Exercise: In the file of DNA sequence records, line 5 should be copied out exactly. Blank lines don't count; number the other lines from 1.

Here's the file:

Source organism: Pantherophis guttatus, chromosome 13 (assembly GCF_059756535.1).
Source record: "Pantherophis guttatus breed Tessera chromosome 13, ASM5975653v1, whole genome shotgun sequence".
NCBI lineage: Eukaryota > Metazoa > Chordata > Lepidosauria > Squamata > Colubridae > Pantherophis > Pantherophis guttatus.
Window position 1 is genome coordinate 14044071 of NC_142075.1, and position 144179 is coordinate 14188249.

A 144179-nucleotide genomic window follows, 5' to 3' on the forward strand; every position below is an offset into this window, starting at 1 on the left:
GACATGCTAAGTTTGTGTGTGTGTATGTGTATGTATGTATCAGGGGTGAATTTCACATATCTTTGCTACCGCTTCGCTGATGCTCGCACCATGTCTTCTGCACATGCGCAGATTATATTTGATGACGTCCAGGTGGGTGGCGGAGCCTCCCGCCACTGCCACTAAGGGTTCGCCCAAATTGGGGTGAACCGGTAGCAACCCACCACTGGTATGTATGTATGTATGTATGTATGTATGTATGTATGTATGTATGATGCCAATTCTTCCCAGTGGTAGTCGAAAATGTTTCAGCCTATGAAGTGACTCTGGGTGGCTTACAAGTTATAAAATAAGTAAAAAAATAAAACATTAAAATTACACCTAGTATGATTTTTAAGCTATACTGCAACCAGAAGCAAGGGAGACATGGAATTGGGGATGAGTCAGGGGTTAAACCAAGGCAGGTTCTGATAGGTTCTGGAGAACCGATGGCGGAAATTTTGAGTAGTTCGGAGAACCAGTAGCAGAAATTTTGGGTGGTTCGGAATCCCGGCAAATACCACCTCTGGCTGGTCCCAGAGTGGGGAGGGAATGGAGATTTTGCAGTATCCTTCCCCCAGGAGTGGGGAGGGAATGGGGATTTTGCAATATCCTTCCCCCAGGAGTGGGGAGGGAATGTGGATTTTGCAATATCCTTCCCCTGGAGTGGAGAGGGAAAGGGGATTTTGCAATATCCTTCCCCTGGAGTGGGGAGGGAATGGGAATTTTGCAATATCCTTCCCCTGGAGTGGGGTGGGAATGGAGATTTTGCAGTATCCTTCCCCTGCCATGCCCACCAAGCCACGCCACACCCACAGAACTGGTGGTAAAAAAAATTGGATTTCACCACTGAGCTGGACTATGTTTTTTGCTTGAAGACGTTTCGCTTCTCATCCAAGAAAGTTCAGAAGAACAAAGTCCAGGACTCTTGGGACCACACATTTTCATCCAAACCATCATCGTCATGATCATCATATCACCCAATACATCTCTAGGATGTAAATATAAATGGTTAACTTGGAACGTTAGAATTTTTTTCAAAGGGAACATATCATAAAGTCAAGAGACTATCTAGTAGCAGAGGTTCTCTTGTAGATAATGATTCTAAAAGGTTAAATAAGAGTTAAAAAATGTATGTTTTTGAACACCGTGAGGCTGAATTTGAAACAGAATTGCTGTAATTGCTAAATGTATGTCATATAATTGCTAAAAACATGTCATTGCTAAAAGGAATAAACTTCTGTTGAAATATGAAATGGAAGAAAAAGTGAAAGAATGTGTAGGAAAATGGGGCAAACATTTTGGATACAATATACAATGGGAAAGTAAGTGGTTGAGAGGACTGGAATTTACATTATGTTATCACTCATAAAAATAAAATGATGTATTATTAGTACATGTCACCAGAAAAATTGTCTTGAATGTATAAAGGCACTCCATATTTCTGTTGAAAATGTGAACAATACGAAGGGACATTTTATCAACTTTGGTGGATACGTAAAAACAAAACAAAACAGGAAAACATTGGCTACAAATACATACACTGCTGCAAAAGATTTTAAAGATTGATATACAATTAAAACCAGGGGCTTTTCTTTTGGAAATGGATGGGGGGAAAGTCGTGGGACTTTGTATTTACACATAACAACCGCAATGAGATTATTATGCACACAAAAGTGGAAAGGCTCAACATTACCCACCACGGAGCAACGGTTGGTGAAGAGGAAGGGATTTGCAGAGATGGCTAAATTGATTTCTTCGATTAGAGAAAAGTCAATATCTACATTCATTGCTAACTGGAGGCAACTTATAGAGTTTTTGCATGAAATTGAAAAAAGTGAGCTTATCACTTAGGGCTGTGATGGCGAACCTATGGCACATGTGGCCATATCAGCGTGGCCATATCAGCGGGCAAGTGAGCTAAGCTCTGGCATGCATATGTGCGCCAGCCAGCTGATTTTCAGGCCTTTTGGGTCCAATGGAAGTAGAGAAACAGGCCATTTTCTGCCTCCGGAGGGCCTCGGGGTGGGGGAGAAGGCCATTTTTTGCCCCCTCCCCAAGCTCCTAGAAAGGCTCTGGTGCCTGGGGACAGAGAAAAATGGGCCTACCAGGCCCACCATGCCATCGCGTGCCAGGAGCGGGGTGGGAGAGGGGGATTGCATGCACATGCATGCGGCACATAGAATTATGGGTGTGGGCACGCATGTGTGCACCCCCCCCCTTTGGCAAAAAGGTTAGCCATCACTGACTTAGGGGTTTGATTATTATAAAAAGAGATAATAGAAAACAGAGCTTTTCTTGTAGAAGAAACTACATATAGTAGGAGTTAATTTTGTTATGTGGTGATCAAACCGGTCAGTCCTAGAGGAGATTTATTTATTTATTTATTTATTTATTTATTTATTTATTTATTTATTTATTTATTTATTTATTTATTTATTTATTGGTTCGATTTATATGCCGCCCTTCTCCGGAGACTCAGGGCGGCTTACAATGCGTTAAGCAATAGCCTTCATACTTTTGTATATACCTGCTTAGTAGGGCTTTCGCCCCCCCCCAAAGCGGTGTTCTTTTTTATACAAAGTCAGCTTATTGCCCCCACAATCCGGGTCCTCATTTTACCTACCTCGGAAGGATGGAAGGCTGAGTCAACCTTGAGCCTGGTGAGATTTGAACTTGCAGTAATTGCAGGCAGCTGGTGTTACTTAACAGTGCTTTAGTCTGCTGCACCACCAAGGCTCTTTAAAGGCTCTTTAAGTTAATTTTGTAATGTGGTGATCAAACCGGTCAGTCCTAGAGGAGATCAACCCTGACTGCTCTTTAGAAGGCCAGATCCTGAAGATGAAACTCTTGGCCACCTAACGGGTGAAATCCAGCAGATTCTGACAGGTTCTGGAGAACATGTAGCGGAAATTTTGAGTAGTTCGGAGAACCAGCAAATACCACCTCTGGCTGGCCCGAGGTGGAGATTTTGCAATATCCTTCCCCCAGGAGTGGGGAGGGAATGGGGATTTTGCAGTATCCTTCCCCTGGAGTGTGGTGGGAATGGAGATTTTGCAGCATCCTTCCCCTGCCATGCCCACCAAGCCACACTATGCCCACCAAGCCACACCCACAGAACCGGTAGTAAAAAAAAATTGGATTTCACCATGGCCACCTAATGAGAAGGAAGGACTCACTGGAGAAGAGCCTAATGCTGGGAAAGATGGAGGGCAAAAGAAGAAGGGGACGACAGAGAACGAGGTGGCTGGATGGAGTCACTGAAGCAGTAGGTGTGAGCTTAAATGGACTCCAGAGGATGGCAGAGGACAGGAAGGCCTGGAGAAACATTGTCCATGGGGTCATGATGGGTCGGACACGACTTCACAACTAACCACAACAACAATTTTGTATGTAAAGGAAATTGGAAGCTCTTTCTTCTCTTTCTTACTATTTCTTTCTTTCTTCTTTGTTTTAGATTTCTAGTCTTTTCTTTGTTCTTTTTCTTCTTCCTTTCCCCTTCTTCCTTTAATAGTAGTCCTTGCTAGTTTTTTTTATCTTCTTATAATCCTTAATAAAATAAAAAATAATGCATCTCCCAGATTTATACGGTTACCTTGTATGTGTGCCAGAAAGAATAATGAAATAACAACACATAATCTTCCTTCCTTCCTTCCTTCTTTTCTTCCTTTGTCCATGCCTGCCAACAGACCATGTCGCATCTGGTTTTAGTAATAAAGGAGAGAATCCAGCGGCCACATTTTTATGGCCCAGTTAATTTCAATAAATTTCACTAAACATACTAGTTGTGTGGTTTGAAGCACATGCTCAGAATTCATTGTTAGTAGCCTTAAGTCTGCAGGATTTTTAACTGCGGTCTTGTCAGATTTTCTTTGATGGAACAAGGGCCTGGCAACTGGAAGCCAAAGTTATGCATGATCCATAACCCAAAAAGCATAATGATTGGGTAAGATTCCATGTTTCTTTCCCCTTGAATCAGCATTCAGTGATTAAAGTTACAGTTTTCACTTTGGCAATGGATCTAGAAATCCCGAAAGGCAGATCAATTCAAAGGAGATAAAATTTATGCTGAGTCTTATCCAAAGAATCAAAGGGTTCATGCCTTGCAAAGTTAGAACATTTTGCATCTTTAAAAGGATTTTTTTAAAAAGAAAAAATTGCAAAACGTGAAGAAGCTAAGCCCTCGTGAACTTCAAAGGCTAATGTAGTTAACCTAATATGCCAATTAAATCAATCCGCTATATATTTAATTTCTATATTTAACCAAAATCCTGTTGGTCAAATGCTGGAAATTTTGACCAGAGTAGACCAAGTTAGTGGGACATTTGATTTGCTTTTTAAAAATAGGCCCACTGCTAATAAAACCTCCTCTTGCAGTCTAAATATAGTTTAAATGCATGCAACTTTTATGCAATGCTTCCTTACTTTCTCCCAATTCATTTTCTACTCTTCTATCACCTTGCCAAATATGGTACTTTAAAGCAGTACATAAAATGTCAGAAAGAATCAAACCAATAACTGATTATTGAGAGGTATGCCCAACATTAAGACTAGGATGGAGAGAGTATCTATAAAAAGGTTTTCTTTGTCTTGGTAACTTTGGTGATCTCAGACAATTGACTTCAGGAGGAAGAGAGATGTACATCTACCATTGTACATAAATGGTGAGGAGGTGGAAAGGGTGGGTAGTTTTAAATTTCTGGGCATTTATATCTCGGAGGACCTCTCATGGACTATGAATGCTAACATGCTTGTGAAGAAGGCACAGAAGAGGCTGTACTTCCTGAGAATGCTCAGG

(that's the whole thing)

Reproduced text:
A 144179-nucleotide genomic window follows, 5' to 3' on the forward strand; every position below is an offset into this window, starting at 1 on the left: